Installing drywall is a laborious task that requires physical strength and patience, as drywall is heavy and bulky to maneuver. This project involves hanging drywall sheets on studs and screwing them down, making sure the side edges of the sheets are centered on studs to ensure stability. However, the materials that go on top of the drywall are what produce the finished product and allow the drywall to remain intact.
Compound, also called spackle or mud, is an important item that goes on top of drywall. After hanging and screwing drywall to wall studs, you must apply the compound to the drywall board seams using a 4-inch-wide knife. Pouring the compound from its original container into a portable mud bucket makes the application process easier, as the bucket is easier to carry around. When applying the compound to the drywall joints, holding the knife at a 25-degree angle and applying a smooth layer of compound in one pass yields the best results. Removing excess compound from this area also is necessary. You must sand the first coat prior to applying two more coats of the compound to the drywall.
Tape goes on top of the compound you applied to the drywall’s surface. The purpose of drywall tape is to cover voids and seal drywall sheets together. Applying drywall tape involves pulling tape off the roll and placing it on top of each drywall seam. The tape must be centered over the seam before you press it down into the compound. Press the knife against the tape to flatten it even more, by holding the knife at a 25-degree angle to the drywall’s surface.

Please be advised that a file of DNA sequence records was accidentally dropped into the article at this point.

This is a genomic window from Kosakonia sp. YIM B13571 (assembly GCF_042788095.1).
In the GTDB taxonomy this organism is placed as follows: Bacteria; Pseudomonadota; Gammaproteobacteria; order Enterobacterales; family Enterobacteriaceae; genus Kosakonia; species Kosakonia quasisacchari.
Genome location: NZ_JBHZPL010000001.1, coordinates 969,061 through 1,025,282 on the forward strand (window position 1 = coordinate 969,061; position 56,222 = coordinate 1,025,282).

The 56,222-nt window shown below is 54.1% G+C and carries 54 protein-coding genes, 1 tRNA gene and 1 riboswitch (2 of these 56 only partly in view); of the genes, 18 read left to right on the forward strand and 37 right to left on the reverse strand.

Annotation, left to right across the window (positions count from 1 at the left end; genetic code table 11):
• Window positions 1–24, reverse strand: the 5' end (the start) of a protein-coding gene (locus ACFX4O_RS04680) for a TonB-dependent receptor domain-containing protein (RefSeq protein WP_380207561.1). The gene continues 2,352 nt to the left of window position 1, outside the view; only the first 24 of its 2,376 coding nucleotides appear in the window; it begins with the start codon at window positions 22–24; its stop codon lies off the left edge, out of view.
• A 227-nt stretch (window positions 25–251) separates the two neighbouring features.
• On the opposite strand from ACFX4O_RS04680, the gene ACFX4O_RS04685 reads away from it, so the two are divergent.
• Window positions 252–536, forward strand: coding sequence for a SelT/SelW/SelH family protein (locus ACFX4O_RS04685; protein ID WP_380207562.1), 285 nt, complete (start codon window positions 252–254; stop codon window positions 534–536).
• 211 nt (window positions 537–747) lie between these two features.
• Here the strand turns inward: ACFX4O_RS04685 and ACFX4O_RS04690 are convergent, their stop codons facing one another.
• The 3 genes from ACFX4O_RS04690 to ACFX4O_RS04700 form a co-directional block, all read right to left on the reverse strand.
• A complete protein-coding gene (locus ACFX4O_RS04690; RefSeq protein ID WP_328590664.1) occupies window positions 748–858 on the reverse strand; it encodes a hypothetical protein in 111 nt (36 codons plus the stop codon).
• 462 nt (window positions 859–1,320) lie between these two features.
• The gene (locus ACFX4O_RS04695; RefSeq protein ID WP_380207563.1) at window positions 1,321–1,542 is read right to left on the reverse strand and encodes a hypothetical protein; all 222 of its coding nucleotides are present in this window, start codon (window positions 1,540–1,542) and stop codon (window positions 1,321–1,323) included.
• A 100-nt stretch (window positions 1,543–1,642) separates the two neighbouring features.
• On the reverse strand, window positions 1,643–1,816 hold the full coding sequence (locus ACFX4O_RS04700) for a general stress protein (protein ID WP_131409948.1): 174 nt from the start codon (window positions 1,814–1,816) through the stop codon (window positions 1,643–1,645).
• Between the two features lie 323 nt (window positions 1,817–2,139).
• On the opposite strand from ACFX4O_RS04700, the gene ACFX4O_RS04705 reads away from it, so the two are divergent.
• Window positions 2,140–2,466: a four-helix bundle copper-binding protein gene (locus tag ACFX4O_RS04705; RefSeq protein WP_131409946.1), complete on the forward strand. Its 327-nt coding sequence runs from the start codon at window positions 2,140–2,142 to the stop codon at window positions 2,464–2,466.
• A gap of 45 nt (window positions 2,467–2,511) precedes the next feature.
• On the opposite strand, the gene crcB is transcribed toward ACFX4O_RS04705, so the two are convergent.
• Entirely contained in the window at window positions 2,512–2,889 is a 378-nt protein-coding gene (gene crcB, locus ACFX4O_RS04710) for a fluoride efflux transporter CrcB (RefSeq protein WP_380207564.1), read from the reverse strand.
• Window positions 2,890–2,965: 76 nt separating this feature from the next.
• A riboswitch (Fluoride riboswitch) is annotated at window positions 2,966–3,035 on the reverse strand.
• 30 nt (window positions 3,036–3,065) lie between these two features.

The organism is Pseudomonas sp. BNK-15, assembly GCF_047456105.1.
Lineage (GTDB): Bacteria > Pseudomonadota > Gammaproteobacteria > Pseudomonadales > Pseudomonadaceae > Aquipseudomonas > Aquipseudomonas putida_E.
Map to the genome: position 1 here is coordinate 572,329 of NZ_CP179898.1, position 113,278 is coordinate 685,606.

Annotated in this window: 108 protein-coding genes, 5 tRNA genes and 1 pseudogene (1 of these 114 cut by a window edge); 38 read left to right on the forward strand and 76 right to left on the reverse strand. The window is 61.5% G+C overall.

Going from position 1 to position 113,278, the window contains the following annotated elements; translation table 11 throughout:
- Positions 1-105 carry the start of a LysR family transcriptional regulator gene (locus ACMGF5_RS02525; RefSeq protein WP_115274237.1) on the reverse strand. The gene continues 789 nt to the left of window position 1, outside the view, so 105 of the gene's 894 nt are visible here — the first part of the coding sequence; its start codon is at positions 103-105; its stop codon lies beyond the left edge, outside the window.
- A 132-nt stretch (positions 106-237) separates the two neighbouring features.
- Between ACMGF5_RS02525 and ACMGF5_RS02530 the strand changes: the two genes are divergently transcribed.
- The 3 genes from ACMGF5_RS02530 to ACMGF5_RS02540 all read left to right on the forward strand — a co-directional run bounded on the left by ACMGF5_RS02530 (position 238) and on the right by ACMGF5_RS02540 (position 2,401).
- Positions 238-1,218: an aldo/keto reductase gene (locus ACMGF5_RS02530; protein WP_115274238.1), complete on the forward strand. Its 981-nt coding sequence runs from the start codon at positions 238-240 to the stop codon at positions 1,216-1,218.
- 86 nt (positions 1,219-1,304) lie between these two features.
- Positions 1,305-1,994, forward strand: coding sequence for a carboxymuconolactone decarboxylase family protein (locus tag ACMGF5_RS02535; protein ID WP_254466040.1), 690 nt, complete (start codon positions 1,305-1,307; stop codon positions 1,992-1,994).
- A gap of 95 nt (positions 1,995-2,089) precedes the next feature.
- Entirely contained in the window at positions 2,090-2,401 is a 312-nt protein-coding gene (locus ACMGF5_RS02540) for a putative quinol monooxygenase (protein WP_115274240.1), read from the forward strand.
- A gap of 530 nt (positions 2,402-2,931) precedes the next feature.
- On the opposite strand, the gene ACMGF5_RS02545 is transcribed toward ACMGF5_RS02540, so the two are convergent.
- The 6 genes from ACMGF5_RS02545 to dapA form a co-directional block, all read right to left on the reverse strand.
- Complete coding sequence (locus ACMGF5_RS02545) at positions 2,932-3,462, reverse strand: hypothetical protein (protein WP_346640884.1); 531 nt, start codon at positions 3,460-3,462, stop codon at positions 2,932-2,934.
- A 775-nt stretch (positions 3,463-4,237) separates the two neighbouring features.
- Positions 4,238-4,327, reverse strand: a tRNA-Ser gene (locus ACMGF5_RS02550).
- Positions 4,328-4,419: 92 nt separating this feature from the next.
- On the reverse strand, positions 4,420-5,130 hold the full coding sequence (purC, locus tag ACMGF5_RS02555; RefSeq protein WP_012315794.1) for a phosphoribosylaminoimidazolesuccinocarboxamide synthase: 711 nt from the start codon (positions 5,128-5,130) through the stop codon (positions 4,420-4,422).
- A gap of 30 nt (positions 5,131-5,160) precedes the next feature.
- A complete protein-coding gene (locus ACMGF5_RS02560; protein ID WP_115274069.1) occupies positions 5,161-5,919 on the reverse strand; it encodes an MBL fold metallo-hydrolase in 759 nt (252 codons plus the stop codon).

Veneer plaster is another substance that goes over drywall, as long as the drywall is a blueboard -- drywall that has a waterproof coating. Veneer plaster creates a smooth or textured finish that is resistant to abrasion. This type of material is useful in high-traffic areas because of its durability. The veneer plaster finish goes over the drywall mud and tape.
Tiles also can go on top of drywall. For example, after hanging cement board -- a water-resistant form of drywall -- in the shower, you can then install tile on top. Tiles are suitable in bathrooms and kitchens, because they resist water, they are easy to clean, and they resist stains. Gluing the tiles to the cement board with latex tile mastic rather than with mortar prevents the tiles from sliding around during the project, as the mastic is stickier than mortar.
- Popular Mechanics; Drywall Made Simple -- Buy, Install, and Finish in 13 Easy Steps; Merle Henkenius; October 5, 2007
- This Old House magazine; How to Finish Drywall; Jefferson Kolle
- This Old House magazine; Applying Plaster to Drywall; Steve Thomas
- Bureau of Labor Statistics; Drywall and Ceiling Tile Installers; December 17, 2009
- This Old House magazine; How to Tile Around a Tub; Joseph Truini
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